Eddie Ray Routh was convicted Tuesday for the 2013 killing of Chris Kyle — author of the autobiography “American Sniper” — and his friend Chad Littlefield at a gun range in Texas; the jury deliberated for just two hours before reaching a guilty verdict.
Wow, a news story that involves an American hero who famously suffered from PTSD and the mentally ill veteran that killed him, you say? This maelstrom of misfortune sounds like the perfect springboard to launch into the topic of the decade: mental health and the American prison system.
Certainly when a man kills an American hero, the jury’s decision should be a no-brainer; it shouldn’t take any longer than two hours to deliberate on his fate, right?
But things get a bit murkier when you consider the aforementioned fact that Routh was suffering from the same disease that plagued our war hero. A veteran of the Iraq war himself, Routh was known to suffer from post-traumatic stress disorder. In addition, medicine used to treat schizophrenia was found in his home. And even his victim Kyle acknowledged Routh’s compromised mental state, sending a text the day of his death that read, “this dude [Routh] is straight up nuts.”
Given this, we might expect a longer deliberation from the jury; we might expect an insanity defense to stick.
But — as an article by Abby Phillip published in the Washington Post explains — it’s very hard to demonstrate insanity.
“To surmount the odds, an attorney must demonstrate not mental illness but legal insanity. … You can be insane, but if you knew at the time of the crime what you were doing was wrong, you’re cooked,” Phillip said.
Having recognized that killing Kyle was wrong on the night of his arrest when an officer asked, Routh was going to prison one way or another.
Routh is almost certainly — if not legally, then psychologically — insane, and, considering where he’s going, he won’t be alone. That same Washington Post article explains that “rates of mental illness in prisons are four to six times higher than in the general population,” and “some 14 percent of men and 31 percent of women in America’s prisons have serious mental problems.”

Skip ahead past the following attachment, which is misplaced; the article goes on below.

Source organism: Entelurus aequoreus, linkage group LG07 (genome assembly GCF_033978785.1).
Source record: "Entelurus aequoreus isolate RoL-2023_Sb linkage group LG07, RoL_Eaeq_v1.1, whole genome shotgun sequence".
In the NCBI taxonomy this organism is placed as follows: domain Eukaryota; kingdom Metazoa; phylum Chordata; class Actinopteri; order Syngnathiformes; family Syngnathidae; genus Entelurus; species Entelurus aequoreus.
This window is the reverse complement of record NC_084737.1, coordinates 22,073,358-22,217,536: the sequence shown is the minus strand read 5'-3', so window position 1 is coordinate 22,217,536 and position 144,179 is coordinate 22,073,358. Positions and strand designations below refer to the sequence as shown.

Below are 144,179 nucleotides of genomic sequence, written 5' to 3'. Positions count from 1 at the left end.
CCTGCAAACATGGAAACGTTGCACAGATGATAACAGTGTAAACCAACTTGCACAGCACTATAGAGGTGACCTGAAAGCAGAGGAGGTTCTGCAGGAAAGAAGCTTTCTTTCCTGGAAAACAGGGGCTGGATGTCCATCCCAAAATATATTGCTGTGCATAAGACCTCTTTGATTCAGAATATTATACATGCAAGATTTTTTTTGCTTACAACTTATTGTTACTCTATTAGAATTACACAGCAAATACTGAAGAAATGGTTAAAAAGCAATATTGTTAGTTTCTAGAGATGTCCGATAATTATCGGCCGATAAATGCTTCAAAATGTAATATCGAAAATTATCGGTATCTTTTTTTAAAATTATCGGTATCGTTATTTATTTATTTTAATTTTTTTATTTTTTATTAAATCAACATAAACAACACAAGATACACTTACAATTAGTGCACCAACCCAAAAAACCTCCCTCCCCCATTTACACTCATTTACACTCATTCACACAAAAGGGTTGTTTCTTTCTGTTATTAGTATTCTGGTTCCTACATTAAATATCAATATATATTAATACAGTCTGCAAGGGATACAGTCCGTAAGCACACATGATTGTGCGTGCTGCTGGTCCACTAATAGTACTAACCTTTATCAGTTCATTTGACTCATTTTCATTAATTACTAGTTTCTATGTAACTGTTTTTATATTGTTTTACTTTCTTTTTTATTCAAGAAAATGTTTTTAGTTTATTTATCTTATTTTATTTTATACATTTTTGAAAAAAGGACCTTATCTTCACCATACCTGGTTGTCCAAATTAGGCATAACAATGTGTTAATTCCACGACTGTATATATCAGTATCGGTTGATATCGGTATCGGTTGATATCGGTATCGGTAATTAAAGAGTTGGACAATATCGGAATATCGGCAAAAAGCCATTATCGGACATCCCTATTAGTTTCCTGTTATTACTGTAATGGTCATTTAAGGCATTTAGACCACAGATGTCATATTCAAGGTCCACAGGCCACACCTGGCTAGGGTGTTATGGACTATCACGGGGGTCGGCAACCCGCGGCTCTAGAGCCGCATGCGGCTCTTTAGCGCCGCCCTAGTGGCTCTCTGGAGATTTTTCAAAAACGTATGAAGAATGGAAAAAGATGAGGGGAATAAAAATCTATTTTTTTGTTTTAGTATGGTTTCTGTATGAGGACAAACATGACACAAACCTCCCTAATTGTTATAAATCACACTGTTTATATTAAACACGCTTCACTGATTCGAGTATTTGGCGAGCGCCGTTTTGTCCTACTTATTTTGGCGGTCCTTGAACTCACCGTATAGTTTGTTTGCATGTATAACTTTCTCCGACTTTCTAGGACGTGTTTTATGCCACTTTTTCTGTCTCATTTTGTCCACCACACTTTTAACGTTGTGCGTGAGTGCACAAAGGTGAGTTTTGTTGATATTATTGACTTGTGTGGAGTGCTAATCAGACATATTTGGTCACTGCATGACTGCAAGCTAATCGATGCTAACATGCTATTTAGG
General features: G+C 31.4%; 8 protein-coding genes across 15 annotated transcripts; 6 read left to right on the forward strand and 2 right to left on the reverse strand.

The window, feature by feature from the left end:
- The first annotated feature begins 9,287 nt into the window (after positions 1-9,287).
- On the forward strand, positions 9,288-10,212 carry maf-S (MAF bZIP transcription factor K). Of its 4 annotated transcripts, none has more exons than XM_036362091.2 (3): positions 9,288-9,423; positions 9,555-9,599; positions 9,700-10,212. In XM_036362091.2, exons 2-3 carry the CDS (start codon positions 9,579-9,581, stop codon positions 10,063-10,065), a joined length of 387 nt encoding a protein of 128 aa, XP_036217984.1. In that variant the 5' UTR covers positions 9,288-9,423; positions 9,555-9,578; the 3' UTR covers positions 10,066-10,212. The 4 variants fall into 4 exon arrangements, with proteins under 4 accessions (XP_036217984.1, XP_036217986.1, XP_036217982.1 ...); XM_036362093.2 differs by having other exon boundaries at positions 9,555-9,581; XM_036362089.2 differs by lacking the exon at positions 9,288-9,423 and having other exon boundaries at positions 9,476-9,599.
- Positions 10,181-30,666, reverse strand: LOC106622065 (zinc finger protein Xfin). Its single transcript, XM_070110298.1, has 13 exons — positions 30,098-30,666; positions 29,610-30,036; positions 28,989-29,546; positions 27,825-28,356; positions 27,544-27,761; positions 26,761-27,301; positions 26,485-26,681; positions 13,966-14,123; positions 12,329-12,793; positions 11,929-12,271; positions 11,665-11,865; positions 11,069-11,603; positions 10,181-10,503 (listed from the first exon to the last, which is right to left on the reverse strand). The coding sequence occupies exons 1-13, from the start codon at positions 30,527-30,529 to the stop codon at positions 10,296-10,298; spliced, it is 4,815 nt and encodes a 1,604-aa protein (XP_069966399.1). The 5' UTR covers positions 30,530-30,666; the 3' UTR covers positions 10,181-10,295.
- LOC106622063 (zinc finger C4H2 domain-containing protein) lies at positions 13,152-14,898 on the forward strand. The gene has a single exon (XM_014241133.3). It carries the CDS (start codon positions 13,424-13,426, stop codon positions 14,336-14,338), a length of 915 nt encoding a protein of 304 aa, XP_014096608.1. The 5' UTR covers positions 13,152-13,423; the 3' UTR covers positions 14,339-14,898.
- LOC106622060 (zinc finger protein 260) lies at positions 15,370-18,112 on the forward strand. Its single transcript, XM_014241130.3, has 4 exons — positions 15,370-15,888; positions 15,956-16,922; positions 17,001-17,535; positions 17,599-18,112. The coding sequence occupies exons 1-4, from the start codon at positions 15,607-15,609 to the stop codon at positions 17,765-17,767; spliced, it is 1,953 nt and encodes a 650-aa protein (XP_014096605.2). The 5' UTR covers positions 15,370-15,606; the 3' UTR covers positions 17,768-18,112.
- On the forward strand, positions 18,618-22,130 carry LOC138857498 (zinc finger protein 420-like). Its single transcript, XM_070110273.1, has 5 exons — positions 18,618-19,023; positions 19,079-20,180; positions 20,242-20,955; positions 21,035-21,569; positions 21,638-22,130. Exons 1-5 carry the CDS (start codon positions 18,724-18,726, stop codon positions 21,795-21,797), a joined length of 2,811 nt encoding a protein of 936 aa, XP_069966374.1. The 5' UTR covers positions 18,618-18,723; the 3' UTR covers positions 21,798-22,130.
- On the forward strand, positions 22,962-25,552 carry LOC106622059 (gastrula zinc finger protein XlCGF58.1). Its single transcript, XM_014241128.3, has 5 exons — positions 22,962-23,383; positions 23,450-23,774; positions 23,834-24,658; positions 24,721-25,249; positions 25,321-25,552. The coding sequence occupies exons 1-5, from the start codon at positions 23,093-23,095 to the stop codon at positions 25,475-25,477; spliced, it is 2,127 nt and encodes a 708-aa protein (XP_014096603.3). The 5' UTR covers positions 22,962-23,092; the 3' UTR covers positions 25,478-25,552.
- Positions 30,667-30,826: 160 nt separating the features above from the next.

Remember the various controversies that swept the nation throughout the 20th century about the treatment of mentally ill in mental institutions? It is like the institution decided the best way to fix that is to dump them all into the already dysfunctional prison system. Surprise surprise, it isn’t going so well.
When a person’s mental ailments are so devastating they pose a threat to those around them, we understand that a person must be removed from society. But they need not be punished, and that’s exactly what our current criminal justice system does.
An op-ed by Martin Garbus — a litigator and constitutional lawyer — published on latimes.com details the horrific living conditions that exist in America’s jails and prisons. Our cells are overcrowded; inmates are subject to health problems, including bacterial infections and STDs; their cells can be freezing or sweltering; and they’re sometimes subject to solitary confinement — a punishment known to have profound mental affects on inmates.
An article by Adam Gopnik in The New Yorker, “The Caging of America,” corroborates the claims that punishment is still the de facto methodology of our prison systems, despite claims by the states and federal government to the contrary, saying that every day at least 50,000 men wake in solitary confinement and that every year 70,000 prisoners are raped.